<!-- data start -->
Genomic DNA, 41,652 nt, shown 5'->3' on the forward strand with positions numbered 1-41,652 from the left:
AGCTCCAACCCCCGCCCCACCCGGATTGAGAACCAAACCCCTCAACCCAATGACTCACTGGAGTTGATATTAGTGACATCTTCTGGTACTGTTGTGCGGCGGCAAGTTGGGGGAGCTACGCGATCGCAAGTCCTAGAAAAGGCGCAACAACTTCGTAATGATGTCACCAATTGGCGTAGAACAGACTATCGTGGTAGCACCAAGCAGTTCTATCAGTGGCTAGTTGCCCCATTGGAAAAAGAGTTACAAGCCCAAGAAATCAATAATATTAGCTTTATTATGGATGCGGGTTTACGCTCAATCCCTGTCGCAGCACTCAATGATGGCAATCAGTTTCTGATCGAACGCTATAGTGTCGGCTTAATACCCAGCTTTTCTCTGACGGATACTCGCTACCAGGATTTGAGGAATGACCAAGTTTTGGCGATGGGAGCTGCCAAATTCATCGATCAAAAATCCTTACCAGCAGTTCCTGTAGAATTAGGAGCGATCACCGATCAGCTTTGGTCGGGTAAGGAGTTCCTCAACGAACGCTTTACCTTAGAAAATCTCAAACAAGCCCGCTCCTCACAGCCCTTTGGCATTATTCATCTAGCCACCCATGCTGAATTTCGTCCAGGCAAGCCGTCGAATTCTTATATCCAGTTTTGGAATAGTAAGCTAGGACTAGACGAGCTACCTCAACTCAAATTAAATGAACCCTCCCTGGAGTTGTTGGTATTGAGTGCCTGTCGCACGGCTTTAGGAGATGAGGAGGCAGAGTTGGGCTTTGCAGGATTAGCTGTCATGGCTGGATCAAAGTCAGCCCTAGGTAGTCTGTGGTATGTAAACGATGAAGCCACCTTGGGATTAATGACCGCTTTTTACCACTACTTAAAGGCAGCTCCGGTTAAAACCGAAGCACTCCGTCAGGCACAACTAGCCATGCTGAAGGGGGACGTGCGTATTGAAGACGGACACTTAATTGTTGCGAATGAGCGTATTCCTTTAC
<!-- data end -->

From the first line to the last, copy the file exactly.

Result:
Genomic DNA, 41,652 nt, shown 5'->3' on the forward strand with positions numbered 1-41,652 from the left:
AGCTCCAACCCCCGCCCCACCCGGATTGAGAACCAAACCCCTCAACCCAATGACTCACTGGAGTTGATATTAGTGACATCTTCTGGTACTGTTGTGCGGCGGCAAGTTGGGGGAGCTACGCGATCGCAAGTCCTAGAAAAGGCGCAACAACTTCGTAATGATGTCACCAATTGGCGTAGAACAGACTATCGTGGTAGCACCAAGCAGTTCTATCAGTGGCTAGTTGCCCCATTGGAAAAAGAGTTACAAGCCCAAGAAATCAATAATATTAGCTTTATTATGGATGCGGGTTTACGCTCAATCCCTGTCGCAGCACTCAATGATGGCAATCAGTTTCTGATCGAACGCTATAGTGTCGGCTTAATACCCAGCTTTTCTCTGACGGATACTCGCTACCAGGATTTGAGGAATGACCAAGTTTTGGCGATGGGAGCTGCCAAATTCATCGATCAAAAATCCTTACCAGCAGTTCCTGTAGAATTAGGAGCGATCACCGATCAGCTTTGGTCGGGTAAGGAGTTCCTCAACGAACGCTTTACCTTAGAAAATCTCAAACAAGCCCGCTCCTCACAGCCCTTTGGCATTATTCATCTAGCCACCCATGCTGAATTTCGTCCAGGCAAGCCGTCGAATTCTTATATCCAGTTTTGGAATAGTAAGCTAGGACTAGACGAGCTACCTCAACTCAAATTAAATGAACCCTCCCTGGAGTTGTTGGTATTGAGTGCCTGTCGCACGGCTTTAGGAGATGAGGAGGCAGAGTTGGGCTTTGCAGGATTAGCTGTCATGGCTGGATCAAAGTCAGCCCTAGGTAGTCTGTGGTATGTAAACGATGAAGCCACCTTGGGATTAATGACCGCTTTTTACCACTACTTAAAGGCAGCTCCGGTTAAAACCGAAGCACTCCGTCAGGCACAACTAGCCATGCTGAAGGGGGACGTGCGTATTGAAGACGGACACTTAATTGTTGCGAATGAGCGTATTCCTTTAC